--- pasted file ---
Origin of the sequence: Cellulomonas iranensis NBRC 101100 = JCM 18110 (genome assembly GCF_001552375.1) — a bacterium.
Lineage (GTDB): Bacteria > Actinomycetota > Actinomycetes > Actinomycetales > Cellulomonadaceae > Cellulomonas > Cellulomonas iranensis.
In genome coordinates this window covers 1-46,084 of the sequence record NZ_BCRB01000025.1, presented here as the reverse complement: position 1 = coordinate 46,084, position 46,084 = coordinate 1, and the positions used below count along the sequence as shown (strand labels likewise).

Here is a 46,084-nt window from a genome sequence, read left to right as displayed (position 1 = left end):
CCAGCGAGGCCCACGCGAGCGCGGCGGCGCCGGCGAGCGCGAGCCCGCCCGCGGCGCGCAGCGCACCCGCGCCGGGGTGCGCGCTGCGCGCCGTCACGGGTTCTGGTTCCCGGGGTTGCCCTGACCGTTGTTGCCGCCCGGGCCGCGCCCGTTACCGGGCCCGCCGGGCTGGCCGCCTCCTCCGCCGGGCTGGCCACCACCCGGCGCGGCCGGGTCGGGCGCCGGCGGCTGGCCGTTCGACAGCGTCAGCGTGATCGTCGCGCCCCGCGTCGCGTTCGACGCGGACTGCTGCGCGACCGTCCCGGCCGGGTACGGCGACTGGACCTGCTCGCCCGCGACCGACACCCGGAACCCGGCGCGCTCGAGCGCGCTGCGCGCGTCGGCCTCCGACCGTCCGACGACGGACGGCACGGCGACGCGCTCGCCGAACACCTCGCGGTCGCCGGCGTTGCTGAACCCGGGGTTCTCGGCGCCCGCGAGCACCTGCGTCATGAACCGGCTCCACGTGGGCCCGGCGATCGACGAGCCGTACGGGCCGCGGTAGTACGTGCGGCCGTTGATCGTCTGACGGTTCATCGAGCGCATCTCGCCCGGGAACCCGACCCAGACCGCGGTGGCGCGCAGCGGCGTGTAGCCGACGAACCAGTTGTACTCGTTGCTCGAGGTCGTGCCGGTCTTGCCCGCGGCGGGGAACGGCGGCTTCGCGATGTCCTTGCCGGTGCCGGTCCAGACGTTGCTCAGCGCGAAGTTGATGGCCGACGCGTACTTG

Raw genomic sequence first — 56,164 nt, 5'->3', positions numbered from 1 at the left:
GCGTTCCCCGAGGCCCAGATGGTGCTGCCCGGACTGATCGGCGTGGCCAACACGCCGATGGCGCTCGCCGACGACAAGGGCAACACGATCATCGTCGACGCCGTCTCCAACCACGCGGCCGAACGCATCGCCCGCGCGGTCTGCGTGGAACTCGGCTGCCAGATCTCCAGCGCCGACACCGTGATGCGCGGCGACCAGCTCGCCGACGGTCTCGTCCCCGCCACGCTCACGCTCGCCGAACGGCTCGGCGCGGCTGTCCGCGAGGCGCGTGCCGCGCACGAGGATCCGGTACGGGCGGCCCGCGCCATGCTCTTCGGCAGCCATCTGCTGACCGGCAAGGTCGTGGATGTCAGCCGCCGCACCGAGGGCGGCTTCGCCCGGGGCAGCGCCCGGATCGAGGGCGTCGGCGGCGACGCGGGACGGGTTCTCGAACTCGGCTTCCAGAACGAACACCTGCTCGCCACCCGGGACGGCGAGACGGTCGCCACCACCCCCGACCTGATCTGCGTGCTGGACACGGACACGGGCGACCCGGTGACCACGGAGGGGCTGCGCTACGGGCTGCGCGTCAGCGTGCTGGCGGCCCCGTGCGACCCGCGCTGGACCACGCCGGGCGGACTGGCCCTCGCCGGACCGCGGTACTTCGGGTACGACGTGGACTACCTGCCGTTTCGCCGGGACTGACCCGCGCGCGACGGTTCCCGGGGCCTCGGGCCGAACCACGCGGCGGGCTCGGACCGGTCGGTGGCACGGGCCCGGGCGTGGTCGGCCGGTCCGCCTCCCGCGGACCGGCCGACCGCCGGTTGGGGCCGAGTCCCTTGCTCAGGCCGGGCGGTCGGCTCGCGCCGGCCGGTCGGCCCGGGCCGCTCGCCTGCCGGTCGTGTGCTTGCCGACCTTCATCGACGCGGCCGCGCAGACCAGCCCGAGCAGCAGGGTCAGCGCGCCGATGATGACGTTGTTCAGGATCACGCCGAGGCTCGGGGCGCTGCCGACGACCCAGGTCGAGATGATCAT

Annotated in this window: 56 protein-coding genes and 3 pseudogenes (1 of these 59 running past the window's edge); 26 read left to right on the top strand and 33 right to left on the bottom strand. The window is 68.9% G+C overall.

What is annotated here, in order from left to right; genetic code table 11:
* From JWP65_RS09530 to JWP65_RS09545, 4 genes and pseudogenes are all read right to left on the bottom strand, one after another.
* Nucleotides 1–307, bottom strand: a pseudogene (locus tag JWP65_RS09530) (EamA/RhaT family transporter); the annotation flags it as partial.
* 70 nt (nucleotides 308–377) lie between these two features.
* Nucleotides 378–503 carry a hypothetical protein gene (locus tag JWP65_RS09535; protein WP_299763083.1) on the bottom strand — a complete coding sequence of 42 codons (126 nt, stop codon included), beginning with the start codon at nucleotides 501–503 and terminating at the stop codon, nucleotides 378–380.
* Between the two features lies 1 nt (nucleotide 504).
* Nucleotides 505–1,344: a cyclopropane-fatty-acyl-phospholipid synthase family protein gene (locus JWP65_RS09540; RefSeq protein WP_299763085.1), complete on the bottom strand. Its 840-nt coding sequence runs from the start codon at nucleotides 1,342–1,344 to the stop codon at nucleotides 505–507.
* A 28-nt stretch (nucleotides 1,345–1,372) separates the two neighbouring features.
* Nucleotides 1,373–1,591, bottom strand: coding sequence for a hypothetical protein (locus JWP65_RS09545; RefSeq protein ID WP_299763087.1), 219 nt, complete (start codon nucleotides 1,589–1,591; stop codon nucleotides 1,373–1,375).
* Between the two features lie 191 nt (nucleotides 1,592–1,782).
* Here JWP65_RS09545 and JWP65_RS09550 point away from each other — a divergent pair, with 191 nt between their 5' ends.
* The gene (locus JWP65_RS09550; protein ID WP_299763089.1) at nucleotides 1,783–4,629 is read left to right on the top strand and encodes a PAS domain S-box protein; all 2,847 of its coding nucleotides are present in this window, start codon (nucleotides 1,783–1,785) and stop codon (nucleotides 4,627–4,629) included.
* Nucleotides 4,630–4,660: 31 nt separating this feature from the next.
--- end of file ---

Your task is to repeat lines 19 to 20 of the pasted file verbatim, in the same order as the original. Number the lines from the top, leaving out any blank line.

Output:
* Here JWP65_RS09545 and JWP65_RS09550 point away from each other — a divergent pair, with 191 nt between their 5' ends.
* The gene (locus JWP65_RS09550; protein ID WP_299763089.1) at nucleotides 1,783–4,629 is read left to right on the top strand and encodes a PAS domain S-box protein; all 2,847 of its coding nucleotides are present in this window, start codon (nucleotides 1,783–1,785) and stop codon (nucleotides 4,627–4,629) included.